The final hurdle for the admissibility of a computer record is whether the information contained therein falls within a hearsay exception. California cases hold that “computer print-outs are admissible if they fit within a hearsay exception.” (People v. Hawkins, supra, 98 Cal.App.4th at 642.) Ordinarily, the exception most cited for these type of records is the “business records” exception set forth in Evidence Code section 1271 (See Aguimatang v. California State Lottery (1991) 234 Cal.App.3d 769, 797.) Of course, the other exceptions to the Hearsay Rule set forth in Division 10, Chapter 2 of the California Evidence Code may be applicable depending upon the nature of the computer record’s contents and should be considered.
Additional considerations on admissibility of computer information (State of California guidelines)
“Since the content of a record may change if the equipment is not working properly, an organization may be required to present evidence that its equipment was operating reliably on the day the computer record was prepared. A computer operations log indicating the absence of any malfunctions is generally adequate. Errors in computer records can also result from errors in computer programs. An organization may be required to present evidence related to the development and testing of programs. An expert witness to determine its accuracy or reliability often examines programs. An organization may be required to present the specific version of the computer program used to process the data or manage the electronic document being entered into evidence. A different version of the program may be considered if it is the only one available, but the absence of the exact version may raise serious questions on the trustworthiness of the computer records.” (Source: California State Department of General Services, http://www.documents.dgs.ca.gov/pd/recs/erms4.pdf.)
“Computer printouts prepared in the ordinary course of business activity are perceived to have higher trustworthiness than similar computer printouts prepared for trial. However, if the organization can show an adequate audit trail leading to data creation and merely a time lag before printing, the acceptability of the printouts is improved.” (Source: California State Department of General Services, http://www.documents.dgs.ca.gov/pd/recs/erm-s4.pdf.)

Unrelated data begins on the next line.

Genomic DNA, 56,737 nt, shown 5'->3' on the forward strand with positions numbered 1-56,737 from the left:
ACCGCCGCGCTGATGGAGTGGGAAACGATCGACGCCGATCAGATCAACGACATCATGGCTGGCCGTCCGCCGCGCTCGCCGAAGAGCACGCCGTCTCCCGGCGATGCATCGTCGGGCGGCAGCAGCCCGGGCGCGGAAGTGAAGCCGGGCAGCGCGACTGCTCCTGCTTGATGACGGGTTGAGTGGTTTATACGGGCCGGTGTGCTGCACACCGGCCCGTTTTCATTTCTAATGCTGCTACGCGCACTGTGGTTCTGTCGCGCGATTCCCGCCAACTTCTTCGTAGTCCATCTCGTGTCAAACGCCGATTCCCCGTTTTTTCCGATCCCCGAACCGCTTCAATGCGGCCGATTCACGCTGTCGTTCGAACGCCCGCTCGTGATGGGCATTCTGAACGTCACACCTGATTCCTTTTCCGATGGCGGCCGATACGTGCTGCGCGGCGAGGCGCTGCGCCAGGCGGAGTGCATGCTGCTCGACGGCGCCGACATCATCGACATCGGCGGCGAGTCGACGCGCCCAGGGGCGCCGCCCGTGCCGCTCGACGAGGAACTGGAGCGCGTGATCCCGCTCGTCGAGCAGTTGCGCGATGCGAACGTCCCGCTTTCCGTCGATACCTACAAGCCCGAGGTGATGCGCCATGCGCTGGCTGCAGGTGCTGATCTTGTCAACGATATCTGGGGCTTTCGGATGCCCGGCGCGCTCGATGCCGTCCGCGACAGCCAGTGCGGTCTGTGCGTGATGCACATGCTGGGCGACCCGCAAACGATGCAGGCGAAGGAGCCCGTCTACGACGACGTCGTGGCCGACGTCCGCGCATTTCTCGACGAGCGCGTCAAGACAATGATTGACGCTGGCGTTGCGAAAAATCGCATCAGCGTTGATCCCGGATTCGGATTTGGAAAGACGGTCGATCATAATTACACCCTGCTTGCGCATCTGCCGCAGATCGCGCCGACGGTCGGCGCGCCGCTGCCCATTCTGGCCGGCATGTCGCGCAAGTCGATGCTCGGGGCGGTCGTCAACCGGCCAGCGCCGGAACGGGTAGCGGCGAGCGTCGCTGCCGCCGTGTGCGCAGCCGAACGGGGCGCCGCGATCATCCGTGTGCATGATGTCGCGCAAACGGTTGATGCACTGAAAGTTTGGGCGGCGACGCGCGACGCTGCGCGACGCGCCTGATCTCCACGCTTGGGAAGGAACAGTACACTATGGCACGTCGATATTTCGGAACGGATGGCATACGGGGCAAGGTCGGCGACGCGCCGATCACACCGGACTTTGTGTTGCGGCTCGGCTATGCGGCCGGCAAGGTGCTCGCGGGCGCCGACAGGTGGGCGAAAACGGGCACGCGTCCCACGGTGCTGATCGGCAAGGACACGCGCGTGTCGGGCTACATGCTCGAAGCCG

“An approved records retention schedule can have a profound impact on court proceedings because the schedule establishes a retention period and specified disposition time. Although an approved retention schedule for a record requested does not guarantee the court’s acceptance of it, the fact that a record is scheduled definitely helps meet the requirement of a record being created as a ‘regular practice’ of the agency. Courts also accept the defense that records have been disposed of under an approved records retention schedule. Electronic records keeping systems incorporate the ability to associate a specific electronic document (as part of a specific record) with a specific electronic retention schedule providing further assurance of the link between the retention policy and the disposition of the specific record in question. Courts have imposed penalties on entities that failed to have current records retention schedules or failed to follow established procedures to manage and safeguard records properly. Dismissal of cases, fines and sanctions has been imposed for failure to produce required records. If records are willfully withheld or the entity cannot demonstrate a good faith effort to find them, in some extreme cases criminal sanctions have been imposed.” (Source: California State Department of General Services, http://www.documents.dgs.ca.gov/pd/recs/erms4.pdf.)
Undoubtedly, the exponential use and proliferation of e-mails, text messages, video sharing databases, and Internet Web sites will impose an increasing demand upon trial attorneys to contend with its legal ramifications in litigation long into the foreseeable future. Revisiting the rules of evidence in the early stages of litigation and planning for potential challenges to critical pieces of evidence will prove invaluable to the successful outcome of the case.
Bio as of April 2011:
Since 1982, Shirley K. Watkins has focused her practice primarily on medical malpractice. She is an Emeritus Board member of CAALA and past member of the Board of Trustees of the Los Angeles County Bar Association, Board of Governors of Women Lawyers Association of Los Angeles and Board of Directors of Trial Lawyers for Public Justice. She was twice nominated as Trial Lawyer of the Year by CAALA, and was named one of the Top 50 Women Attorneys in Southern California by SuperLawyers.
Updated April 2016: She is now a judge.
Bio as of March 2008:
Jin Lew is an associate with the Los Angeles firm of Michels & Watkins. He achieved a Bachelor’s degree from the University of California at Los Angeles and his Juris Doctor degree from Loyola Law School.
Updated as of April 2016: Law Offices of Michels & Lew; http://www.michels-lew.com/http://www.michels-lew.com/#hp-content-slider
2016 by the author.